An homage to les vetements noirs.
The most memorable entry in my junior high yearbook isn’t a “have a great summer” from my crush, or a long, flowery note from one of my BFF(F)s. It’s a note from an acquaintance who played in the school band with me.
In my mind, said clarinet player had not taken part in the petty cruelties that colored my seventh- and eighth-grade years, though maybe his parting remark has changed the way I remember him. It’s a short message, just a sentence, and it says: “Hi Kat. You look much prettier without black clothes.”
To make sense of this, you’d have to know that I stopped wearing color almost completely in the fall of seventh grade. I was in the middle of one of those radical reinventions that are the privilege and folly of teenagers, and I was remaking myself as…if not exactly a goth, an “alternative” person. Gone were the screen-printed tees with cheeky sayings, the jeans and A&F cargo pants I favored in the beginning of junior high. In were black vinyl pants, provocative band t-shirts with a vaguely Satanic feel, and the fishnets I’d have dozens of fights with my mother about. It was all black, all the time, like I had cast myself as an extra in “The Craft.”
I don’t remember dressing that way because it felt good. On the contrary, I felt lousy at that point in my life — misunderstood, helpless in the face of my own urges, trapped by the small, gossipy town where I grew up. These are typical teenage laments, but I didn’t understand that at the time, and I felt isolated and miserable. Black eyeliner and black miniskirts made sense to me. My closet, which became a cavern of black t-shirts, velvet and synthetic fabrics, was a silent objection to life as I knew it. It was a way to say no, everything was not fine: to put the turmoil and darkness inside, outside.
The conventional read on black clothes is that they’re way of drawing attention to one’s vulnerability and pain. But when I think back on that deliberate ugliness, the unmissable statement of those clothes (this was post-goth, but pre-emo: they probably wouldn’t look so unusual now), I can’t help but also think of them as a defense. Yes, I was wearing my inner tumult out on my black lace sleeve — but the clothes were also a hedge against accusations of (gasp!) unprettiness, a personal statement, a suit of armor. And armor isn’t designed to be comfortable.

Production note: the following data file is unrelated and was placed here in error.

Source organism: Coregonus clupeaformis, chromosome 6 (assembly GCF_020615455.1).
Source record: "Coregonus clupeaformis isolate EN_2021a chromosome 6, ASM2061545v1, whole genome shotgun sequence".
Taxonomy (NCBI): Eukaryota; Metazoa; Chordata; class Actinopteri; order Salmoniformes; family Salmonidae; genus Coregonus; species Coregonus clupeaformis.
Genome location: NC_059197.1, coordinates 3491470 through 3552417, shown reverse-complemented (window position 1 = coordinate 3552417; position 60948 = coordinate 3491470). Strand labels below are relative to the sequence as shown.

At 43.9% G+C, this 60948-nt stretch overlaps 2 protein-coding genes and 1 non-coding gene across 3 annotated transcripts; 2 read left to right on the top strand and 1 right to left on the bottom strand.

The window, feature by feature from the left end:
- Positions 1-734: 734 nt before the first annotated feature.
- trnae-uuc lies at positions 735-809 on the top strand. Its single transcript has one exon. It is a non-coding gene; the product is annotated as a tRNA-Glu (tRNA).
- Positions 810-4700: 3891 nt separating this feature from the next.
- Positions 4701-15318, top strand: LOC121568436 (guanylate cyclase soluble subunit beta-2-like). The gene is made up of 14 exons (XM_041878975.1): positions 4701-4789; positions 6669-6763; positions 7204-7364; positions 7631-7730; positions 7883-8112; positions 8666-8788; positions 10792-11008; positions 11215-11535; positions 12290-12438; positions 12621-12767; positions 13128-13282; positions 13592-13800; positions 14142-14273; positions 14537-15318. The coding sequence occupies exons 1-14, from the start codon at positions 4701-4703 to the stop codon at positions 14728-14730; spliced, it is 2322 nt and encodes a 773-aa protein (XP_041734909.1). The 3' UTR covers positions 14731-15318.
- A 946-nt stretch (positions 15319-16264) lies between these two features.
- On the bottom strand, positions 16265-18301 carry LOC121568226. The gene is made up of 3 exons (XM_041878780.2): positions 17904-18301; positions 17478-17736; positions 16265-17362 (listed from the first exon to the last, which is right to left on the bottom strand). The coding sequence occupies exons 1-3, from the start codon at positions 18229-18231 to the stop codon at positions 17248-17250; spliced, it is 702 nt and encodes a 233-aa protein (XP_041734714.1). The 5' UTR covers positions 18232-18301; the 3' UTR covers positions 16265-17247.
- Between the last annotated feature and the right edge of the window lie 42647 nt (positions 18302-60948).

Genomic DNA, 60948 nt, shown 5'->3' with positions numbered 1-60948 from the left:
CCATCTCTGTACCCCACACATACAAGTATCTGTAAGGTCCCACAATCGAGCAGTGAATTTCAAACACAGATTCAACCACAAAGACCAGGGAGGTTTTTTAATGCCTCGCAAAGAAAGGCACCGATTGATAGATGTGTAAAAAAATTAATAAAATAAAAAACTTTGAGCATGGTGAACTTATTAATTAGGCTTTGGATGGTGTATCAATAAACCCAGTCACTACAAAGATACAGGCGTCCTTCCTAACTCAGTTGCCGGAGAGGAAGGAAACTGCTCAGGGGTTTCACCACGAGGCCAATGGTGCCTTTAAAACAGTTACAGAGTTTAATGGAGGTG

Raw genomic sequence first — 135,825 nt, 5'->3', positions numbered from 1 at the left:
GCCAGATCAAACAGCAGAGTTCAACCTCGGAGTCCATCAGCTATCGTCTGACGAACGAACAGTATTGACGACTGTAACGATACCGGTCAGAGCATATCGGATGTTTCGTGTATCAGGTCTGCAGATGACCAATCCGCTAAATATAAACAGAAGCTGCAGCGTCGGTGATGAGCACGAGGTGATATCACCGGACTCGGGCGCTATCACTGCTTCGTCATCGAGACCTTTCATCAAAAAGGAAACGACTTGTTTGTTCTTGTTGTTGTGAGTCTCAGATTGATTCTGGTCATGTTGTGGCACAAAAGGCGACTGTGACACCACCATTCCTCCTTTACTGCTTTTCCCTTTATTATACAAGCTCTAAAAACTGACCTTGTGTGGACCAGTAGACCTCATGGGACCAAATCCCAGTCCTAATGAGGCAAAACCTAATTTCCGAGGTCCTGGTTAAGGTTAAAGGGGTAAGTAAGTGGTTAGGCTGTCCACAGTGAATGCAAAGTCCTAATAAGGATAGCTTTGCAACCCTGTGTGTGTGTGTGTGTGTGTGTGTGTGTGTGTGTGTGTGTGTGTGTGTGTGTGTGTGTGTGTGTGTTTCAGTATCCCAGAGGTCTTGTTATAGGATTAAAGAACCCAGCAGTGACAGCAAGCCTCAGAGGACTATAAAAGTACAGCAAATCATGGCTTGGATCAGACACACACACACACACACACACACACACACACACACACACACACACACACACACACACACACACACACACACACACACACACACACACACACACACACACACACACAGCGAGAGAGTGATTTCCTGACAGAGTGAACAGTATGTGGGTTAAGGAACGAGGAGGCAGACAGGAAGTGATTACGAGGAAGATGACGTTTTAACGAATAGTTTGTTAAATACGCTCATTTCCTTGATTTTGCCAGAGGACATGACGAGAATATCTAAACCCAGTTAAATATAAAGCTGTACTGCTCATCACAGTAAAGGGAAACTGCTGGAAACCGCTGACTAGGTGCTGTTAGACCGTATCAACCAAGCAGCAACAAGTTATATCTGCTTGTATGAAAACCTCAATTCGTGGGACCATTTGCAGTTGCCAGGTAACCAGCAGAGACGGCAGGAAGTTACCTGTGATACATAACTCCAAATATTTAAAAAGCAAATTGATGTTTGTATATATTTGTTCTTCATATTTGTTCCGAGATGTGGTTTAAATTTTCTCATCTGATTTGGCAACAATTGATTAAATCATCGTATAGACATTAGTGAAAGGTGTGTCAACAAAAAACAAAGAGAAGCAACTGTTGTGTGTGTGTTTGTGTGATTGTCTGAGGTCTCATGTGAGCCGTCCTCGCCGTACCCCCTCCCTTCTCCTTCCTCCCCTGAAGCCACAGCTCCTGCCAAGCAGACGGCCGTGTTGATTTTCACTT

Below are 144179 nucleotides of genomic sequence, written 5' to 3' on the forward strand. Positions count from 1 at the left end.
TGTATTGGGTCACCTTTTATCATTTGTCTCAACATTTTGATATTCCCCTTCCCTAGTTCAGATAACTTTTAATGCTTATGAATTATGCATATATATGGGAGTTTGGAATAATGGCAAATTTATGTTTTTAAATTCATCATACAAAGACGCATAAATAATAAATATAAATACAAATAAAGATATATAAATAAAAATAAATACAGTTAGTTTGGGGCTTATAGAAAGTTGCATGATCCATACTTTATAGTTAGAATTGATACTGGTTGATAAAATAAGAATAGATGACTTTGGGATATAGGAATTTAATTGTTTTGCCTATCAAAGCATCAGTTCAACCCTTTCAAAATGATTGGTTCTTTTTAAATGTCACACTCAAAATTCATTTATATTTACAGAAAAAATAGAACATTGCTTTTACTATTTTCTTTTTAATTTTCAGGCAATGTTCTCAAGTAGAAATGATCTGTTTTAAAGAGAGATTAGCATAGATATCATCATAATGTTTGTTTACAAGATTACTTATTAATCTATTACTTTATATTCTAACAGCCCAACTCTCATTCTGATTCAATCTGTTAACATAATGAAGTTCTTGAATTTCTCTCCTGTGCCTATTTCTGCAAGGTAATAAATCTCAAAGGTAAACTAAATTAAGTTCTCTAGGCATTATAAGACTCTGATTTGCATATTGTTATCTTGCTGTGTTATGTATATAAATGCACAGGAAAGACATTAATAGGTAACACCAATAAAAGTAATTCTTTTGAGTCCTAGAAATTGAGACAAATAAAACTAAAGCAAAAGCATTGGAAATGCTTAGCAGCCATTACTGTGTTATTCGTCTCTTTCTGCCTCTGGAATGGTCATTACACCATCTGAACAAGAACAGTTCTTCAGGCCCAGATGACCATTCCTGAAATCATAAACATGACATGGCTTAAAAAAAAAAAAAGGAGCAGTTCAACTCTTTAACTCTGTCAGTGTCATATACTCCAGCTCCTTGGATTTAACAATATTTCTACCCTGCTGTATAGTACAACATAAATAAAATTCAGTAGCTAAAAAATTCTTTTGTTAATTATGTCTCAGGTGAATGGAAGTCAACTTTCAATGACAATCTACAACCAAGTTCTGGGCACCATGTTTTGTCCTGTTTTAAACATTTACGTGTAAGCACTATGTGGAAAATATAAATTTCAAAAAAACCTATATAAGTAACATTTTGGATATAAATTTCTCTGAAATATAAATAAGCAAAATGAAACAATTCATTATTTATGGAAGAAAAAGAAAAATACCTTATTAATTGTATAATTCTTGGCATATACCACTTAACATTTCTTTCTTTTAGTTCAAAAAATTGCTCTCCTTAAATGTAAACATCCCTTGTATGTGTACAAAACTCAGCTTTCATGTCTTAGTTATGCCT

Time passed. Eventually I started gravitating toward colors when I was shopping, buying a pair of purple tights or a yellow peasant blouse. Gradually I transitioned away from the creature-from-the-black-lagoon palette, and though I was still sort of an artsy dresser, I was wearing enough color for the transition to be noted by the clarinet player in my yearbook. (True to teenage deceptions and hypocrisies, it was too hard to tell my friends about my dwindling interest in black. When they asked about my old clothes, I lied and said my mom burned them.)
Like everyone else, eventually I became a grown-up. My affection for fishnets, pleather and corsets didn’t last, but I still think of black as my power color, my sartorial mood-lifter and home base. But I don’t wear it every day. Rather, it’s a personal talisman for important occasions: I’m almost always in head-to-toe black at job interviews, and I reach for my black skinny jeans for dates. Earlier this year, I gave a reading at a comedy night, and I must have tried on ten different outfits before deciding on a black tank top and a skirt that was a heavy part of my eighth-grade rotation. I feel strong in black, sharp, knowing and alert, like I know how to use the head on my shoulders.
Just the person I wanted to grow up to be, in fact.